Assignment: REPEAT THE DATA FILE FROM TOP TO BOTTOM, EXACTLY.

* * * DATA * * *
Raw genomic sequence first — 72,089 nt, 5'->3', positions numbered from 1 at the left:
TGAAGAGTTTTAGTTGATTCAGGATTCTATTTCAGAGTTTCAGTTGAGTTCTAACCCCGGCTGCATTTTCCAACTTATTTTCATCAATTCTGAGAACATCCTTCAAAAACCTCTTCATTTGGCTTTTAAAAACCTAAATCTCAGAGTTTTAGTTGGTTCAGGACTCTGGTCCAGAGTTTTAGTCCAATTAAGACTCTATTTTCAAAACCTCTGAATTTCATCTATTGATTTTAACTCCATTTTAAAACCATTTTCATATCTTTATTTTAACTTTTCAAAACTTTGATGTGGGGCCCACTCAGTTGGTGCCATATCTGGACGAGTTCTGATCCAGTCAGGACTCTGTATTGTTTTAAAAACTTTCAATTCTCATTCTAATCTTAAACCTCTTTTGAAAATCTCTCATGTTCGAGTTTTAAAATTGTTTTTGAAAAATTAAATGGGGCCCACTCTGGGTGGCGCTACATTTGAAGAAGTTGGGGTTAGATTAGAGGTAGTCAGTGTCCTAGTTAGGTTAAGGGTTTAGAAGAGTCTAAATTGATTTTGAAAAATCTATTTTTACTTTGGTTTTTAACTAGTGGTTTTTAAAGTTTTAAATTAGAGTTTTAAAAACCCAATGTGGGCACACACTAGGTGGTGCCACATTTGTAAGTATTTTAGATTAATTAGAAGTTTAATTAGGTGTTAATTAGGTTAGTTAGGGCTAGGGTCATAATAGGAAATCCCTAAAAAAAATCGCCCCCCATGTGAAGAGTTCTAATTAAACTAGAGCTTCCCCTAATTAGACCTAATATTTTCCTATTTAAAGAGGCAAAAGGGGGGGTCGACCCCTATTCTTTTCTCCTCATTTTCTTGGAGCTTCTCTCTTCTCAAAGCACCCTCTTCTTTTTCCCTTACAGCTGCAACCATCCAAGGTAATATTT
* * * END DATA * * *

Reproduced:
Raw genomic sequence first — 72,089 nt, 5'->3', positions numbered from 1 at the left:
TGAAGAGTTTTAGTTGATTCAGGATTCTATTTCAGAGTTTCAGTTGAGTTCTAACCCCGGCTGCATTTTCCAACTTATTTTCATCAATTCTGAGAACATCCTTCAAAAACCTCTTCATTTGGCTTTTAAAAACCTAAATCTCAGAGTTTTAGTTGGTTCAGGACTCTGGTCCAGAGTTTTAGTCCAATTAAGACTCTATTTTCAAAACCTCTGAATTTCATCTATTGATTTTAACTCCATTTTAAAACCATTTTCATATCTTTATTTTAACTTTTCAAAACTTTGATGTGGGGCCCACTCAGTTGGTGCCATATCTGGACGAGTTCTGATCCAGTCAGGACTCTGTATTGTTTTAAAAACTTTCAATTCTCATTCTAATCTTAAACCTCTTTTGAAAATCTCTCATGTTCGAGTTTTAAAATTGTTTTTGAAAAATTAAATGGGGCCCACTCTGGGTGGCGCTACATTTGAAGAAGTTGGGGTTAGATTAGAGGTAGTCAGTGTCCTAGTTAGGTTAAGGGTTTAGAAGAGTCTAAATTGATTTTGAAAAATCTATTTTTACTTTGGTTTTTAACTAGTGGTTTTTAAAGTTTTAAATTAGAGTTTTAAAAACCCAATGTGGGCACACACTAGGTGGTGCCACATTTGTAAGTATTTTAGATTAATTAGAAGTTTAATTAGGTGTTAATTAGGTTAGTTAGGGCTAGGGTCATAATAGGAAATCCCTAAAAAAAATCGCCCCCCATGTGAAGAGTTCTAATTAAACTAGAGCTTCCCCTAATTAGACCTAATATTTTCCTATTTAAAGAGGCAAAAGGGGGGGTCGACCCCTATTCTTTTCTCCTCATTTTCTTGGAGCTTCTCTCTTCTCAAAGCACCCTCTTCTTTTTCCCTTACAGCTGCAACCATCCAAGGTAATATTT